While the number of such works began to dwindle in 2019, by 2022 they rose again, with 24 lots selling for more than $50m each, for a combined total of $1.96bn. These works accounted for 24.1% of overall $1m+ sales by value. This is nearly double the sales in 2021, when 14 lots totalled $997.5m, and a 62.1% increase on 2018, when 15 lots totalled $1.21bn.

TOP 10 $1M+ ARTISTS 2018–2022

1PABLO PICASSO (1881–1973)$2.21bn245
2CLAUDE MONET (1840–1926)$1.48bn89
3ANDY WARHOL (1928–87)$1.13bn136
4JEAN-MICHEL BASQUIAT (1960–88)$1.11bn107
5GERHARD RICHTER (b 1932)$747.7m96
6DAVID HOCKNEY (b 1937)$647.2m67
7FRANCIS BACON (1909–92)$645.5m31
8ZAO WOU-KI (1920–2013)$641.3m131
9RENÉ MAGRITTE (1898–1967)$588.8m97
10MARK ROTHKO (1903–70)$569.6m24

For a complete five-year listing of the top 10 artists within this category, please consult the appendix.

The Impressionist Monet tops our list of most valuable high-end artists with $1m+ sales at auction in 2022. Twenty-five of his works sold for $538.3m, including Le Parlement, soleil couchant, 1900–03, from the artist’s celebrated London series, which was the most expensive of his works sold in 2022, for $76m.

Andy Warhol is the second most valuable, with $482.3m in sales thanks to the record $195m paid for Shot Sage Blue Marilyn, 1964. The $67.5m paid for Picasso’s Femme nue couchée, 1932 – the artist’s most expensive work sold in 2022 – helped place the Cubist pioneer in third, with a total of $445.8m in sales.

Rounding out the top five are British figurative painter Francis Bacon, with $258.2m in sales, and Belgian Surrealist René Magritte, with $221m.

Pablo Picasso, Femme nue couchée, 1932, was the artist’s top-selling work in 2022. © Succession Picasso/DACS, London 2023
Pablo Picasso, Femme nue couchée, 1932, was the artist’s top-selling work in 2022. © Succession Picasso/DACS, London 2023

Overall, the 10 artists on our list contributed $2.93bn (36%) to $1m+ total sales in 2022. This is 22.9% higher than in 2021 and 39.4% more than in 2018, when they accounted for $2.1bn of the $7.44bn in $1m+ art sales.

The majority of high-end sales were for works by Modern artists, such as Picasso, Mark Rothko and Willem de Kooning. Sales of top Modern artists totalled $1.31bn in 2022, up 37.9% from the previous year.

The calibre of Impressionist pieces offered at single-collection auctions helped this group reach $729.7m in total sales, up 42.7% from 2021. This was more than the top-ranking Post-War artists ($482.3m), including Warhol, and Contemporary artists ($405.6m), such as Gerhard Richter.

Private sales 2018–2022

Sotheby’s provided proprietary data for this report about its private sales of art – those that took place outside of its public salerooms – between 2018–2022.

During this period, 85.9% ($5.3bn) of all private sales by value were for $1m+ works. The pandemic’s disruption of public auctions in 2020 caused a surge in private sales of top-tier works. Sales of $1m+ art rose by 76%, from $803.5m for 191 lots in 2019 to $1.41bn for 212 lots in 2020. Sales of $1m+ works declined over the next two years, settling at $1.05bn in 2022, which represented 88.3% of total private sales that year. Despite this, art sold privately continued to play a major role in the market, with $1m+ sales values 30.8% higher than they were in 2019.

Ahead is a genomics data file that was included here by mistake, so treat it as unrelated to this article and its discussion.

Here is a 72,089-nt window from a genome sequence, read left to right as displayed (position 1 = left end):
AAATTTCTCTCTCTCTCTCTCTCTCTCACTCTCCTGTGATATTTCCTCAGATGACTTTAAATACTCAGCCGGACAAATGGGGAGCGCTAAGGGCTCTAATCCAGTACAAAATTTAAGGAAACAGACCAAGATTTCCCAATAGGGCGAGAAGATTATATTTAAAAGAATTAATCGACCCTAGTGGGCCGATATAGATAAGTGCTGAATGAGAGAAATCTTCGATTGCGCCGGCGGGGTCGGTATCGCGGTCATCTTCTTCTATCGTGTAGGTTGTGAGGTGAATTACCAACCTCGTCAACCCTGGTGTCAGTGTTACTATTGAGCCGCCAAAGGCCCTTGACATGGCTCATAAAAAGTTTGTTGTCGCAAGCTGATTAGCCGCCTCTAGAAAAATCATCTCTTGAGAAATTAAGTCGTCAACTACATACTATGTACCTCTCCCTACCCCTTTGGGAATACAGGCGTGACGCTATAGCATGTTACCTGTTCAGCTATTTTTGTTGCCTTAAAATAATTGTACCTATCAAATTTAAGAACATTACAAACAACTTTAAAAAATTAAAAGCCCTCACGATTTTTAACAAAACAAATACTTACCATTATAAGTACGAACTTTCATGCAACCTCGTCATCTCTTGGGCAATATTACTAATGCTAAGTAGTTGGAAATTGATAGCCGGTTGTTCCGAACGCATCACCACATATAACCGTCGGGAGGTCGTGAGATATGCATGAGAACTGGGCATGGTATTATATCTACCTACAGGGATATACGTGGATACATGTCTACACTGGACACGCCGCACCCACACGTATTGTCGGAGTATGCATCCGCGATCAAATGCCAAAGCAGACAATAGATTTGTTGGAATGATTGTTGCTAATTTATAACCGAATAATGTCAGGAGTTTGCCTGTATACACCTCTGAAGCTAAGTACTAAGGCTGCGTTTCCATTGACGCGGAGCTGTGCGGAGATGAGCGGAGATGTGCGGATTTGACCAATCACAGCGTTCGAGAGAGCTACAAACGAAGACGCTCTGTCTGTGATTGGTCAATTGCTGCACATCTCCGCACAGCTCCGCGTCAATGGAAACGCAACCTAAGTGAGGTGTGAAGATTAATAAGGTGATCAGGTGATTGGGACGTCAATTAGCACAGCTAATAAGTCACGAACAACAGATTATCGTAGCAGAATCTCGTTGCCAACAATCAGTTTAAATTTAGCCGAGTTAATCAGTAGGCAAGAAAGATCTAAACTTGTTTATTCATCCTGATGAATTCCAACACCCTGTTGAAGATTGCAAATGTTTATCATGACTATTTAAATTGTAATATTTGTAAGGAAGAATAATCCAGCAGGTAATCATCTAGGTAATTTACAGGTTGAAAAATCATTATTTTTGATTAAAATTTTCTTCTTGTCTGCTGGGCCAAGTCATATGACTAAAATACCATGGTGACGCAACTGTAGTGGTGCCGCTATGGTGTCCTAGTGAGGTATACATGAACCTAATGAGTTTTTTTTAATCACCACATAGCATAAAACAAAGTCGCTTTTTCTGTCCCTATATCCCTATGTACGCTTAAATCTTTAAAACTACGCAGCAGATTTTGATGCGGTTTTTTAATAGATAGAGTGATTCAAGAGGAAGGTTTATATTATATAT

Total private Sotheby’s sales under (in gold) and over (in blue) $1m by value

In 2022, the average price for art in this price bracket was $6.3m, a 33.9% increase on 2021, but still less than the average of $6.7m in 2020 when private sales were at their peak.

Contemporary art accounted for nearly 59.6% of the total number of works sold privately in the $1m+ range between 2018 and 2022. Impressionist and Modern art was the next largest category, representing 25.4% of private sales. Old Masters accounted for 5.3% of works sold privately and Chinese Traditional Paintings and Works of Art just 0.6%. Other categories, such as 20th-century design, handbags and jewellery accounted for the remaining 9.1% of private sales.

Where were bidders from?

Sotheby’s provided proprietary data for this report about who placed bids on $1m+ works of art at its auctions between 2018 and 2022.

Distribution of unique bidders by region
Distribution of unique bidders by region

Collectors from Asia made up nearly a third (32%) of overall bidders from 2018 to 2022, coming just behind Northern Americans (34%) and ahead of Europeans (29%). They also accounted for 31% of the overall amount of money bid, again behind North Americans (36%) and ahead of Europeans (29%). Asian bidders’ buying is most prevalent in the Chinese Traditional Paintings and Works of Art segment, but there has also been an increase in bidding in the Contemporary and Impressionist and Modern markets (18% and 17% of bidders, respectively) between 2018–2022.

The share of Asian bidders rose to 36% in 2020, when the pandemic was at its peak. In 2022 their numbers had fallen to 29%, while the share of bids from North American collectors grew to 38%. There was less fluctuation with bidders from Europe, who accounted for 28–30% of $1m+ bids from 2018 to 2022.

In 2018, Baby Boomers represented 48% of the bidders for high-end works, but their numbers dropped to 40.6% by 2022

Although the Baby Boomer generation (born 1946–64) placed the most bids on $1m+ art, their numbers are waning. In 2018, Boomers represented 48% of the bidders for high-end works but their numbers dropped to 40.6% by 2022.

The number of younger collectors, principally those from Generation X (born 1965–80) and Millennials (born 1981–96), is growing. In 2018, Gen X made up 32% of bidders and Millennials represented just 7%. By 2022, Gen X had grown to 35.6% and Millennials had increased to 16% of bidders.

Next: The 1M+ Contemporary Market